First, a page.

Harvested in the Puglia region of Italy, these large green or black olives are about the size of a walnut, crisp to the bite and have a mild, buttery flavor. Served whole or pitted and stuffed with garlic, salami, sundried tomatoes or cheese, Cerignolas are frequently found on antipasti platters.
With a tart and citrusy taste, these small, purplish-brown to black beauties from Puglia are the most popular Italian table olives. They can be dry-cured, which gives them a shriveled, wrinkly skin, or brine-cured and dipped in olive oil so they’re plump and juicy.
If this green beauty looks familiar, it’s because it’s the jumbo version of Manzanilla and Spanish Queen. Grown in the Seville province of southern Spain, Gordal — which translates to “fat one” — has a firm, meaty bite and a light fruity and peppery flavor.
These popular Greek olives have a distinct almond shape, shiny, dark-purple skin and a smoky, fruity flavor. During the curing process, they’re often slit to allow red wine vinegar to penetrate the flesh.
Tiny olives with big flavor, Ligurias — sometimes called Taggiasca olives — are grown in Italy near the French border. Similar to Niçoise olives, they’re cured in brine, sometimes with stems attached, then packed in olive oil and aromatics such as bay leaves, thyme and rosemary.
With a crisp bite and slightly smoky, almond flavor, these brine-cured Spanish olives are often stuffed with pimiento. Well-known for garnishing a martini, they’re also used in olive-loaf deli meat and the Spanish rice dish, arroz con pollo.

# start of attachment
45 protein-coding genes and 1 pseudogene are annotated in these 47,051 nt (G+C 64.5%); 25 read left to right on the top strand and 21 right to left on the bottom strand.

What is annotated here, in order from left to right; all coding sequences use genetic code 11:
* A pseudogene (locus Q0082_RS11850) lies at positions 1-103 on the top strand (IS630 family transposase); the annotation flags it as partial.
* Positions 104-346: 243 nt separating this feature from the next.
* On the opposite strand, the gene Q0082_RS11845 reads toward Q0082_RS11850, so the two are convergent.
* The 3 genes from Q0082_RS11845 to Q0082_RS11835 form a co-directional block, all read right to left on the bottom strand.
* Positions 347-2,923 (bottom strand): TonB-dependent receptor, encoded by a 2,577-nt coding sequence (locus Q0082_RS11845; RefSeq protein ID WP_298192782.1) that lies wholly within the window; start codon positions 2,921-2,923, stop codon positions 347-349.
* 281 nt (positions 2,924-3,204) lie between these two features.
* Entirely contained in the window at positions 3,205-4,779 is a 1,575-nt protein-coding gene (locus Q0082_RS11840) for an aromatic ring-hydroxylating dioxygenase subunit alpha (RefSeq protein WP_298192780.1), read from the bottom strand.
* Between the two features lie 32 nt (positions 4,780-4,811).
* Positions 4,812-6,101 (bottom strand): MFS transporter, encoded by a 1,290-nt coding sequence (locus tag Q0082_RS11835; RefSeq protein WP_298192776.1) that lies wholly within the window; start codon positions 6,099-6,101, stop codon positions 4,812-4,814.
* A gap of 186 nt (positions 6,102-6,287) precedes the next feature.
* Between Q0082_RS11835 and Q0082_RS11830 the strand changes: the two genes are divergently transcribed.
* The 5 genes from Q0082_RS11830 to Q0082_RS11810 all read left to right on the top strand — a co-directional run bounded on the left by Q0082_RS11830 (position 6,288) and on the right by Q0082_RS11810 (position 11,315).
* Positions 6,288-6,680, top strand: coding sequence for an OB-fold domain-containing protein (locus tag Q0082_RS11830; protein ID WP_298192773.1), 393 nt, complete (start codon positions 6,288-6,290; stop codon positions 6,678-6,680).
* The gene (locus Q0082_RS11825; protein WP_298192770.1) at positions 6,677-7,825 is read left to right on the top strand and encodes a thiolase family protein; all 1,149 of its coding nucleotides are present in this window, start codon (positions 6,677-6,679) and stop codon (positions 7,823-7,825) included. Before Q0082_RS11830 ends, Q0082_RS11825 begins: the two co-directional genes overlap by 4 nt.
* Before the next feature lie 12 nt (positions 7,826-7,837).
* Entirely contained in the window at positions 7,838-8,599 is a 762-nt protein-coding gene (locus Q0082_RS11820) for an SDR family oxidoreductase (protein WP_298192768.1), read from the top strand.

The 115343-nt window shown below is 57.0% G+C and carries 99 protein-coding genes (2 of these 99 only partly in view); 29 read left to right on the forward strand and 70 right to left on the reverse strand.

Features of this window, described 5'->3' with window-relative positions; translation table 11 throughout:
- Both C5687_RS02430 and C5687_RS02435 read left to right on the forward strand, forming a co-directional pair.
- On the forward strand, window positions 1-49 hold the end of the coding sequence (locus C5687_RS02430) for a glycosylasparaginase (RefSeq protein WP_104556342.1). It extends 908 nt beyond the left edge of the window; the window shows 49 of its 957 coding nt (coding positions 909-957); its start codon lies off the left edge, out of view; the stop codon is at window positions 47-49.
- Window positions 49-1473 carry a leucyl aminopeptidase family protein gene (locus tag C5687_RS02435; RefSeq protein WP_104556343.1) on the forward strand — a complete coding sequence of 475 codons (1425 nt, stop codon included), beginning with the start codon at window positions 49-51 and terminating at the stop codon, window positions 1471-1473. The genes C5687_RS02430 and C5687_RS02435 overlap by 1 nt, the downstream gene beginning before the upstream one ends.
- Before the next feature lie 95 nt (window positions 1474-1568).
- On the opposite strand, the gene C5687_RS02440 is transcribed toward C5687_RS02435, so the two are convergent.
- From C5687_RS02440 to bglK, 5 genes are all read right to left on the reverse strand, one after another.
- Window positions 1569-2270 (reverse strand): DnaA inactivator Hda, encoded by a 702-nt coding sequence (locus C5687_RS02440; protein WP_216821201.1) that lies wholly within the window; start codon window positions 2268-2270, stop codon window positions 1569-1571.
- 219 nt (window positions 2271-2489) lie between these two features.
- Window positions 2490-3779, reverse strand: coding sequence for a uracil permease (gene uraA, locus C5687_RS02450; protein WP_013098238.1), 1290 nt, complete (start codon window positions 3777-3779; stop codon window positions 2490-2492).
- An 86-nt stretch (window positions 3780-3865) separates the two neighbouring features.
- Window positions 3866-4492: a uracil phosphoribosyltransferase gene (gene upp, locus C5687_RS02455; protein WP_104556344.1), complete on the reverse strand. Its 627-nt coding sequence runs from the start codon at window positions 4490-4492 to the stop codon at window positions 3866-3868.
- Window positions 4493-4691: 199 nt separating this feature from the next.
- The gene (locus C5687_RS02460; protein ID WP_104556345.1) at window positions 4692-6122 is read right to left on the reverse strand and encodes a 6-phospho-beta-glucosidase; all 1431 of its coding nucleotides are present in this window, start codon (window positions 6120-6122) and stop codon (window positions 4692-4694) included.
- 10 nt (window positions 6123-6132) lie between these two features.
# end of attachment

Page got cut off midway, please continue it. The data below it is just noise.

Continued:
These black olives are actually green olives made black through a combination of lye-curing, oxygenation and the addition of ferrous gluconate (a type of iron). Unlike other olives, they are not fermented and are typically processed within a week. These familiar canned olives have a mild flavor and semi-firm texture.
Small and oval with a purplish-brown hue, Niçoise olives are a signature ingredient in French dishes, such as Niçoise salad and tapenade. Their light flavor also makes them enjoyable to eat on their own.
Dry-cured in salt and then aged in brine, these tiny olives from the south of France are jet-black with a wrinkly texture. Nyons have a mild, salty and bitter taste and a plump, meaty texture. They’re often tossed with traditional herbes de Provence.
Crisp and crunchy with a nutty flavor and slight licorice undertone, these French olives are harvested while green and brine-cured. They’re commonly eaten as a snack or hors d’oeuvre and used in martinis and cocktails.
Processed through a method known as the “Spanish Cure,” these green olives are washed in lye for de-bittering, then rinsed and fermented in brine. Like Manzanillas, they often are stuffed with pimiento, but also are available whole, pitted or stuffed with ingredients such as almonds, garlic, jalapeños or blue cheese.
Kerry Neville, MS, RD, is principal of MIX, a food and nutrition communications firm based in Seattle.